The Madness of March

Unfortunately, the alumni of my alma mater wasn't glued to their T.V. nor their iPhone, shoe phone or other favorite streaming device this past “Selection Sunday” and won't be the three weeks that follow.  

We weren’t really known for athletics.  We’re certainly not going to make the NCAA tournament (again) this year.  In fact, one of us didn’t even know that March Madness was played during the third month of the year. 

Back in the day, we were more into the “Robot Olympics” and goofing off the geek way.  Sure, we too appreciated the genius in the “boss button”. The original boss button was a keyboard shortcut that put the basketball tournament site in the background (bet you didn’t know we could do that) and brought up a spreadsheet that looked like I was actually_working_on_stuff.

Today things are much more complicated.  Every carrier and content deliverer is offering up those games any which way – online, streamin’, hogging up your bandwidth on your wireless and wired networks…nothing’s getting done.  

According to recent articles on both CNBC and Fox Business, websites, the American Gaming Association estimates that 40 million people will fill out 70 million tournament brackets at an average of $29 a bracket in the office pool.  Man, that’s a lot of cheddar.

Both articles site a Challenger, Gray & Christmas, Inc. study that estimates about 51 million office workers join office pools during March Madness. Based on the country’s average hourly wage of $25.35, the outplacement consultancy firm estimates employers will lose $1.3 billion in pay to slacking employees per hour of distraction. Between time spent filling out brackets and watching tournament games live, the total loss of productivity could approach $4 billion .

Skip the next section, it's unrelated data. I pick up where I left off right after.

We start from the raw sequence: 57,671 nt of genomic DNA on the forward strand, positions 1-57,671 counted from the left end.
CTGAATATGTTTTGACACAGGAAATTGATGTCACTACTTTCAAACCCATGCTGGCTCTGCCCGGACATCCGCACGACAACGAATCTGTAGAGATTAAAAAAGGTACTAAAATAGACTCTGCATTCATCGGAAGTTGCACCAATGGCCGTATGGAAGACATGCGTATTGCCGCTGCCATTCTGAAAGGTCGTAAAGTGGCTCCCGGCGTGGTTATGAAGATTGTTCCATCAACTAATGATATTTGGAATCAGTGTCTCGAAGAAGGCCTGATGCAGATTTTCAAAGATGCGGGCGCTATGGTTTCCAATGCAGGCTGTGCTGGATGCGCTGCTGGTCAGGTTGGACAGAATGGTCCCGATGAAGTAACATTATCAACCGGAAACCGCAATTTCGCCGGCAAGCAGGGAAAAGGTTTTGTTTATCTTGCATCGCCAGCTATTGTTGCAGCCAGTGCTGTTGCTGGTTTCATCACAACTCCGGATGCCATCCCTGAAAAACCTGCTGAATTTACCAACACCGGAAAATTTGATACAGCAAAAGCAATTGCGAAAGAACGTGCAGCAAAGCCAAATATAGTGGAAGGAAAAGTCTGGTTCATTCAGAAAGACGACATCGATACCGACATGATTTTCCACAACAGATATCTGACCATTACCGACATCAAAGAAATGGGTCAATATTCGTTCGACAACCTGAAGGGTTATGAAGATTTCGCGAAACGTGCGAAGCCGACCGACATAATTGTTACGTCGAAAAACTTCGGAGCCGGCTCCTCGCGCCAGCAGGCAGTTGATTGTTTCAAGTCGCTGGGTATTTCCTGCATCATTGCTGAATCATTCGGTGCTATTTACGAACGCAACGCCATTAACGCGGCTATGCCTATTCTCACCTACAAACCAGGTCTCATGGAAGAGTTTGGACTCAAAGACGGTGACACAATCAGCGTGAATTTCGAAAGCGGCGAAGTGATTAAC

How easy is it to access live streams and sneak a peek at the action during office hours? “March Madness Live,” available on the NCAA and its partners’ websites, grants subscribers unlimited access to live feeds across a record 12 platforms, including desktops and mainstream mobile devices. Last year, the service generated more than 80 million video streams and nearly 18 million hours of video consumption, according to the NCAA.

How do you get back some control over your environment without damaging morale?  Policies and technology my friend. 

We recently helped a customer implement standard use policies to manage and improve employee productivity through their Cisco – Meraki Next Generation Firewall on both their wired and wireless networks.  

New technology filters application content and manages the bandwidth used by those applications based on policies.  In layman’s terms, we can limit and even block access to certain websites that stream the tournament games or other cyberloafing sites like Facebook or non-work related sites.
Give us a call to learn more. 

P.S. Teamwork makes the dream work!  

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